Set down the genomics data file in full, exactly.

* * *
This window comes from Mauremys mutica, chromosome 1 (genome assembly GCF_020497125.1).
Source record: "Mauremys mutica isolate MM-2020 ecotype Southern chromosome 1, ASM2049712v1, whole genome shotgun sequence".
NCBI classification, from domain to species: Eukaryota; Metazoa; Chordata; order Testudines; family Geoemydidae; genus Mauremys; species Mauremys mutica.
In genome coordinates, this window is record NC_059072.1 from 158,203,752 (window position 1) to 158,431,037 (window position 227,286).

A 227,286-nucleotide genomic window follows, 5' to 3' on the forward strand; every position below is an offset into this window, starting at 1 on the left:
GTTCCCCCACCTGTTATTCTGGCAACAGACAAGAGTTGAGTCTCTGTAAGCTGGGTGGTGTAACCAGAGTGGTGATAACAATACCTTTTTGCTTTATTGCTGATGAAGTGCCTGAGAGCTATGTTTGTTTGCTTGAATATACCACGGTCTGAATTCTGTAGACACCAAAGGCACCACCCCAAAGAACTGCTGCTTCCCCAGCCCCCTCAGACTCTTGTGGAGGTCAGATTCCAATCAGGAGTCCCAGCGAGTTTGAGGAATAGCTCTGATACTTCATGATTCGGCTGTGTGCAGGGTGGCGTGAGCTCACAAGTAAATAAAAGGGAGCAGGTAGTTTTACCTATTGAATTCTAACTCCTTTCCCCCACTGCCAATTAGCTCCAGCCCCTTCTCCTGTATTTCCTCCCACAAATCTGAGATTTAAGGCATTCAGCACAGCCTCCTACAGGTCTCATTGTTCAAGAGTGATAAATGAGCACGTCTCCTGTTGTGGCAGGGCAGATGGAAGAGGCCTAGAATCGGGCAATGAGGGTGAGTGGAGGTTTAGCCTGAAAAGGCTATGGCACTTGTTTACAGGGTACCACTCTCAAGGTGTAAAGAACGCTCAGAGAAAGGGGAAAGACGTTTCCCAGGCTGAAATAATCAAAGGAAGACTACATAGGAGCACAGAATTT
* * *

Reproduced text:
This window comes from Mauremys mutica, chromosome 1 (genome assembly GCF_020497125.1).
Source record: "Mauremys mutica isolate MM-2020 ecotype Southern chromosome 1, ASM2049712v1, whole genome shotgun sequence".
NCBI classification, from domain to species: Eukaryota; Metazoa; Chordata; order Testudines; family Geoemydidae; genus Mauremys; species Mauremys mutica.
In genome coordinates, this window is record NC_059072.1 from 158,203,752 (window position 1) to 158,431,037 (window position 227,286).

A 227,286-nucleotide genomic window follows, 5' to 3' on the forward strand; every position below is an offset into this window, starting at 1 on the left:
GTTCCCCCACCTGTTATTCTGGCAACAGACAAGAGTTGAGTCTCTGTAAGCTGGGTGGTGTAACCAGAGTGGTGATAACAATACCTTTTTGCTTTATTGCTGATGAAGTGCCTGAGAGCTATGTTTGTTTGCTTGAATATACCACGGTCTGAATTCTGTAGACACCAAAGGCACCACCCCAAAGAACTGCTGCTTCCCCAGCCCCCTCAGACTCTTGTGGAGGTCAGATTCCAATCAGGAGTCCCAGCGAGTTTGAGGAATAGCTCTGATACTTCATGATTCGGCTGTGTGCAGGGTGGCGTGAGCTCACAAGTAAATAAAAGGGAGCAGGTAGTTTTACCTATTGAATTCTAACTCCTTTCCCCCACTGCCAATTAGCTCCAGCCCCTTCTCCTGTATTTCCTCCCACAAATCTGAGATTTAAGGCATTCAGCACAGCCTCCTACAGGTCTCATTGTTCAAGAGTGATAAATGAGCACGTCTCCTGTTGTGGCAGGGCAGATGGAAGAGGCCTAGAATCGGGCAATGAGGGTGAGTGGAGGTTTAGCCTGAAAAGGCTATGGCACTTGTTTACAGGGTACCACTCTCAAGGTGTAAAGAACGCTCAGAGAAAGGGGAAAGACGTTTCCCAGGCTGAAATAATCAAAGGAAGACTACATAGGAGCACAGAATTT